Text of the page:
Tiepolo’s Hound, Part III, 1

Gauguin's Studio, by Derek Walcott

Flattered by any masterful representation

of things we knew, from Reubens’s black faces

devoutly drawn, to the fountaining elation

of feathery palms in an engraving’s stasis,

we caught in old prints their sadness, an acceptance

of vacancy in bent cotton figures

through monochrome markets, a distant tense

for a distant life, still, in some ways, ours.

The St. Thomas drawings have it, the taint

of complicit time, the torpor of ex-slaves

and benign planters, suffering made quaint

as a Danish harbour with its wooden waves.

And what of the world, burning outside the library,

the harbour’s cobalt, every hot iron roof,

and its mongrel streets? That ordinary

alchemical indifference of youth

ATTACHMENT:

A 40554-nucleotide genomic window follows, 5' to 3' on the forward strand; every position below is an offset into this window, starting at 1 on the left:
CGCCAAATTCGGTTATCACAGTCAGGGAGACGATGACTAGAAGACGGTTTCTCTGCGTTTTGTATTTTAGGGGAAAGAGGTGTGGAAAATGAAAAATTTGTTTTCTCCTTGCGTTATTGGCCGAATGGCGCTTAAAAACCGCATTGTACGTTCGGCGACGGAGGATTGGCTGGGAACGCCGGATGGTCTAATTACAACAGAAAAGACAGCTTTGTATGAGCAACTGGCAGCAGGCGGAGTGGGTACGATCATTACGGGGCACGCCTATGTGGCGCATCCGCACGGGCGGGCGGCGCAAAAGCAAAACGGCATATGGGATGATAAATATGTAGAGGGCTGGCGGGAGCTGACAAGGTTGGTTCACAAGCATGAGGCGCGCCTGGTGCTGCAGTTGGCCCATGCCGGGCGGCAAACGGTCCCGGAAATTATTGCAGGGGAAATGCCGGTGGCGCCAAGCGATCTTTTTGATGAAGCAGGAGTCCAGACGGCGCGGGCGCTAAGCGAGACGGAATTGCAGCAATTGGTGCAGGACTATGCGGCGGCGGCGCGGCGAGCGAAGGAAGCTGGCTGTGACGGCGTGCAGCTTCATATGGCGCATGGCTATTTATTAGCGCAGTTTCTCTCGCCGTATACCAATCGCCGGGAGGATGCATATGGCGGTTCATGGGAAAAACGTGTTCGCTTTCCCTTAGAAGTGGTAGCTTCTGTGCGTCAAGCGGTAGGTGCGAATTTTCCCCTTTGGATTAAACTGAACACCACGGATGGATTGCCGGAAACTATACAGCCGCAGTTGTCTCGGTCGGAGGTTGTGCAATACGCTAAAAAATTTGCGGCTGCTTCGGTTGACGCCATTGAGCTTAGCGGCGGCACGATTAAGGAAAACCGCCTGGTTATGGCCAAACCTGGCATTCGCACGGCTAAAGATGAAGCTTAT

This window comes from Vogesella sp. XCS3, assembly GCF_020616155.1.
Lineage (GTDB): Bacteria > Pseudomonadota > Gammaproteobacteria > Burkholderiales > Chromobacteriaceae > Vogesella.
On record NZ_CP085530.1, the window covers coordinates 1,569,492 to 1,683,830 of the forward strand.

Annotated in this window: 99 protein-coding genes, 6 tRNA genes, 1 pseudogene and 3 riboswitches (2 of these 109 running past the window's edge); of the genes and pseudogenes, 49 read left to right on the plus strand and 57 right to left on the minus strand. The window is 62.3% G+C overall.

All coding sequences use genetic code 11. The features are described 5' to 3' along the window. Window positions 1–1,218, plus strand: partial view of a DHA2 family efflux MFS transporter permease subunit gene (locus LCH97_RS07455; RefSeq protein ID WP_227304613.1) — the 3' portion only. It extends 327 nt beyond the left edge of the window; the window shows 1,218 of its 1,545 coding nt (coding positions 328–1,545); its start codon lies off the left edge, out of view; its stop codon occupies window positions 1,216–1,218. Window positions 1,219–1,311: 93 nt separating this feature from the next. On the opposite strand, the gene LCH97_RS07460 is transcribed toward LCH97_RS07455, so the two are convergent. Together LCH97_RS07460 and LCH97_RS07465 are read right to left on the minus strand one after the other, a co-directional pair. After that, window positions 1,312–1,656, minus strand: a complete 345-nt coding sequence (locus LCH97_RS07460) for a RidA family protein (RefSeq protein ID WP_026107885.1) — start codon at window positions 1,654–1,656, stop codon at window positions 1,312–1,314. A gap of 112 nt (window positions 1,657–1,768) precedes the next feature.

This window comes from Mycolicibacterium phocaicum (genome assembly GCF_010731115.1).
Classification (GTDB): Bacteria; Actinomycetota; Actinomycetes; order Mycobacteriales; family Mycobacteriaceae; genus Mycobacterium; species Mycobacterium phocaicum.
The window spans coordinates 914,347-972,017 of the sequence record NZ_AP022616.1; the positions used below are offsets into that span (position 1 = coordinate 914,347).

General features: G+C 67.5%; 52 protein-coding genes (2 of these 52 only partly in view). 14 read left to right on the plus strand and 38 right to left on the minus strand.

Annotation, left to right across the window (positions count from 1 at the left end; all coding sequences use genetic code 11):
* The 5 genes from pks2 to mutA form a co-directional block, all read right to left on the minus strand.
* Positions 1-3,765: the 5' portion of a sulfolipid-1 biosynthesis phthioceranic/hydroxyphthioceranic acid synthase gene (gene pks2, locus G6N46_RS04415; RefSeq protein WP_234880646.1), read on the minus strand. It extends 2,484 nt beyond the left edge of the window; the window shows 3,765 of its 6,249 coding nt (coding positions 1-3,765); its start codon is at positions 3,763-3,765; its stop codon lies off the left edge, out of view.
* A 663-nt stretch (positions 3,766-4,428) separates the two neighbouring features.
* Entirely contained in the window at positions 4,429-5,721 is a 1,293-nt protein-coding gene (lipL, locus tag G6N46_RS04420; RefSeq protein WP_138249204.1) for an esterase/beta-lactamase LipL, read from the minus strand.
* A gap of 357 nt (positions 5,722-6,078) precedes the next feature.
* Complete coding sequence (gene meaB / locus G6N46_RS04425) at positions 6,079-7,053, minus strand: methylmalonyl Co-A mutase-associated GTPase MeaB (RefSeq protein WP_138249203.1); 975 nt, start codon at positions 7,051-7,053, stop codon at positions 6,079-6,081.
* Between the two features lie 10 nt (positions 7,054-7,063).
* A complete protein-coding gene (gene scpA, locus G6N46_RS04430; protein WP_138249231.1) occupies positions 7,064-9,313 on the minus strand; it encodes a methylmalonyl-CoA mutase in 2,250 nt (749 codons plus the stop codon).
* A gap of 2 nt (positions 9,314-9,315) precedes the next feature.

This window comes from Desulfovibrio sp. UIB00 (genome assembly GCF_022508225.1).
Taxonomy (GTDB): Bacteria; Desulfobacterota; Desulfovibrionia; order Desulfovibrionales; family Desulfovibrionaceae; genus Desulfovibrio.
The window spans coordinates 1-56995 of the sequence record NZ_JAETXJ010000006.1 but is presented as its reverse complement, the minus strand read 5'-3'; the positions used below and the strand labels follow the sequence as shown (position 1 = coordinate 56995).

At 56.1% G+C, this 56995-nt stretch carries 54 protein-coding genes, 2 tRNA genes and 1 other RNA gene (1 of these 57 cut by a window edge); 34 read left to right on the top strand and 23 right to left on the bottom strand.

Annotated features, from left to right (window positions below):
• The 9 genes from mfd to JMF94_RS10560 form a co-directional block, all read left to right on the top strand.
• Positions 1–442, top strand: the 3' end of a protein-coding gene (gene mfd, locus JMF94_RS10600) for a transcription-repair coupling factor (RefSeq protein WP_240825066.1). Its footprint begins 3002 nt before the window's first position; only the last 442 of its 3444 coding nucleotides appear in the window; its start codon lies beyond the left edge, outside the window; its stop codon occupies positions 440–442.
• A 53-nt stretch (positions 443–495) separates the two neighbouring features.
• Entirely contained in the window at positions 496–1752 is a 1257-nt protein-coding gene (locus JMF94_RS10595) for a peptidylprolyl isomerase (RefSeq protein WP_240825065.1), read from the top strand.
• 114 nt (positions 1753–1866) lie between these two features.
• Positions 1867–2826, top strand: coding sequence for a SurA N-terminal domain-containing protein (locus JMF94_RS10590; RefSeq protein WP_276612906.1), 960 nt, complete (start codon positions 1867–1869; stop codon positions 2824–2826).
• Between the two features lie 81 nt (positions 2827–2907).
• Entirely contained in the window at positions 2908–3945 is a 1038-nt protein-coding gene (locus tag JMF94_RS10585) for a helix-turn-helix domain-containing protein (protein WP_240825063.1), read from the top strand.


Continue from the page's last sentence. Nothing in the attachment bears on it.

transformed by a page’s altar, even then,

loved the false pastorals of Puvis de Chavannes,

until the light of redemption came with Gauguin,

our Creole painter of anses, mornes, and savannes,

of olive hills, immortelles. He made us seek

what we knew and loved: the burnished skins

of pawpaws and women, a hill in Martinique.

Our martyr, Unique. He died for our sins.

He, Saint Paul, saw the colour of his Muse

as a glowing ingot, her breasts were bronze

under the palm of a breadfruit’s fleur-de-lys,

his red road to Damascus through our mountains.

Saint Paul, Saint Vincent, in the hallowed toil

of crowning a wave, as green as our savannes

shining with wind; pouring linseed oil

and turpentine in cruses with sacred hands.

Precious, expensive in its metal cruse,

and poured like secular, sacramental wine,

I smell linseed oil in the wild views

of villages and the tang of turpentine.

This was the edge of manhood, this a boy’s

precocious vow, sworn over the capped tubes

like a braced regiment, as his hand deploys

them to assault a barrack’s arching cubes.

Where did we get the money from to paint?

Out in the roaring sun, each road was news,

and the cheap muscatel, bought by the pint?

Salt wind encouraged us, and the surf’s white noise.